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Wayne and Wanda: What's most likely to kill a relationship?

  • Author: Wayne , Wanda
  • Updated: April 28, 2016
  • Published September 24, 2015

Why did your last relationship end? Was it a battle over money and finances? Maybe your sex life flatlined, or vanished altogether. Or maybe you just fell out of love.

These are the generally agreed-upon leading causes for crumbling coupledom, but MSN.com recently reached out to top relationship gurus and found experts universally agreed that the leading marital torpedo is bad communication. They probed some other common relationship-killers, too.

Of course, Wayne and Wanda couldn't resist weighing in, especially since the experts' observations make for thoughtful consideration for anyone in a relationship, not just the married folks. Here we go:

The experts said: The No. 1 problem in relationships is bad communication. This includes how people argue -- something that every couple does. But people should do it in a healthy way if they don't want to jeopardize their partnership.

Wanda says: Irritations and disagreements can bring out the worst in all of us -- from door-slamming to silent treatments to screaming matches. But healthy couples generally argue thoughtfully and listen deeply. Can we always keep emotions out of it? Certainly not. We all go a little crazy sometimes and later regret flash-flood responses. When you're part of a couple, strong communication includes disagreeing in a way that is mutually respectful and even productive.

Wayne says: Totally agree. Sparks and smiles might set a relationship in motion, but once the relationship is real, communication is the foundation of its long-term success. Yes, many other factors can smash a relationship, but good communication will keep most alive.

The experts said: Couples are at risk when they don't have enough fun together. They lose touch with meaningful "date nights" and don't nurture romantic and emotional connections.

Wayne says: Fun might be a stretch; I'll go with happiness. If you aren't happy in life and in love, then what's the point? I'm all for breaking away from routine and making time for each other, but I don't think you need to manufacture fun to have a great relationship.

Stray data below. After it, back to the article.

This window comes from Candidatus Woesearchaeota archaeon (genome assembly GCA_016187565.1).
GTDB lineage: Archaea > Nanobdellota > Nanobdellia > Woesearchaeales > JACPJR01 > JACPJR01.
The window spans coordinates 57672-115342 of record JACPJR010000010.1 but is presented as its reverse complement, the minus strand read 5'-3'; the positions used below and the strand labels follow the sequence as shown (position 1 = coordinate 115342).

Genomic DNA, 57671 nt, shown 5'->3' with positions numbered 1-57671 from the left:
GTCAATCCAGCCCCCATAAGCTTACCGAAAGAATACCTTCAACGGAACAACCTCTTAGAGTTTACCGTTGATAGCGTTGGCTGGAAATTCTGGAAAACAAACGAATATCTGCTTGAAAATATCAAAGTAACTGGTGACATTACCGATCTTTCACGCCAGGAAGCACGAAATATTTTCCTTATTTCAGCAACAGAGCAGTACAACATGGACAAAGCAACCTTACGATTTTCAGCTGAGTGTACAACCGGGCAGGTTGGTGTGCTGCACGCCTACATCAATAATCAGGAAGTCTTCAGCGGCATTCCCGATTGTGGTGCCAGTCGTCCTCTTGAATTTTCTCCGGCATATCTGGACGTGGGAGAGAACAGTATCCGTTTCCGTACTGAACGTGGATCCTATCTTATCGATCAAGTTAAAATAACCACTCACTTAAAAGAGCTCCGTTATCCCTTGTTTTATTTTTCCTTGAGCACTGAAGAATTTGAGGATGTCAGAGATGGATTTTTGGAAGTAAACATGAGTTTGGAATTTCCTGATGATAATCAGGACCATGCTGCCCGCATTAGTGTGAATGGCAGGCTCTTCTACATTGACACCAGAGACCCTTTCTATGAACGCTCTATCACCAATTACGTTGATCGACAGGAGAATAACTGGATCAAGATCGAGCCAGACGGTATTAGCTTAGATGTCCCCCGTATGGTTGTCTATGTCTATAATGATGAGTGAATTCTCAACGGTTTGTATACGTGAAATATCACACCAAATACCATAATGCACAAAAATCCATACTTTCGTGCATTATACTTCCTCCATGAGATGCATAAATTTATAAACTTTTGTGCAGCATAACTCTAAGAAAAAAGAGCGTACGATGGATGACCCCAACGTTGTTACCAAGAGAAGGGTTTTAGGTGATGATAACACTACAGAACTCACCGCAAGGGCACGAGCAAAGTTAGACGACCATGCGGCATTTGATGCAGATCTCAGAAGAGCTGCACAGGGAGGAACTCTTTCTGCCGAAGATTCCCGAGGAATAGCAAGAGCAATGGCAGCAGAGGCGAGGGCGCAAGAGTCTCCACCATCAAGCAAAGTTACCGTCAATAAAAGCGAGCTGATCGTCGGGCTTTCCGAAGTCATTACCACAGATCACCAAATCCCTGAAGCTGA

Wanda says: Oh Wayne. It's not manufacturing; it's called planning. And men these days suck at it. To be fair, so do women. Do people even go on real dates anymore? It seems the casual "let's see where the night takes us" or "maybe we can meet up later for a drink if we're in the same area" has replaced thoughtful, intentional romance.

The experts said: Relationships suffer because people are too busy. They don't prioritize time for their marriage like they do work or exercise, for example.

Wayne says: Hey, we all deserve a little me time. And it's easy to start taking a partner for granted once a relationship is solidified. But when you start putting me time above we time, or work time over partner time, it's time to end the relationship and go solo.

Wanda says: Completely agree. A partner should be a priority. Groggily knocking back your morning coffee while barely in the same room or falling into bed together at night's end too exhausted to even have half-hearted sex does not a solid relationship make. Prioritize your partner -- and if you find yourself not wanting to or not caring about doing so, it's a sign you're either not in a space to be in a relationship, or you aren't doing it with the right person.

The experts said: We risk breaking up because we're all so sensitive. Or we're totally insensitive. Basically, when we tell our partner how we feel, the other partner feels blamed or attacked, and then it all goes south.

Wayne says: Communication is important, but it sure isn't easy. The key is respect. If you have to push buttons, go all dramatic or freak out to express how you're feeling, you should probably work on yourself for a while instead of ruining relationship time.

Wanda says: You're right, Wayne, communication isn't easy. Especially since there are two very different types out there. The first -- typically women -- sometimes share things just because they want to vent. The second -- more often men -- then feel helpless and compelled to offer solutions and root out the cause. This can make for a frustrating spin cycle of sensitivity overload, where Partner A feels unheard, Partner B feels useless, and both people feel ignored.

The experts said: Couples crumble because of codependency. In other words, you have to love yourself before you love someone else.

Wayne says: That's the old cliché, isn't it? And it wouldn't be a cliché if it wasn't overused. And it wouldn't be overused if people didn't believe it. I believe that the best relationships are the ones that balance similarities and differences between partners. I also believe that loving yourself is a lifetime pursuit that shouldn't suddenly stop when you meet someone you like or prevent you from coupling up while you're each on that journey.

Wanda says: Well said, Wayne. If we all waited until we completely understood ourselves to date, we would never date, because we are each constantly growing and evolving. So ask yourself this: Can I be happy by myself? When your answer is yes, you're ready to move from codependent to compatible, and to potentially make someone else very, very happy.

Want to respond to a recent column, point out a dating trend, or ask Wanda and Wayne for wisdom regarding your love life? Give them a shout at wanda@alaskadispatch.com.

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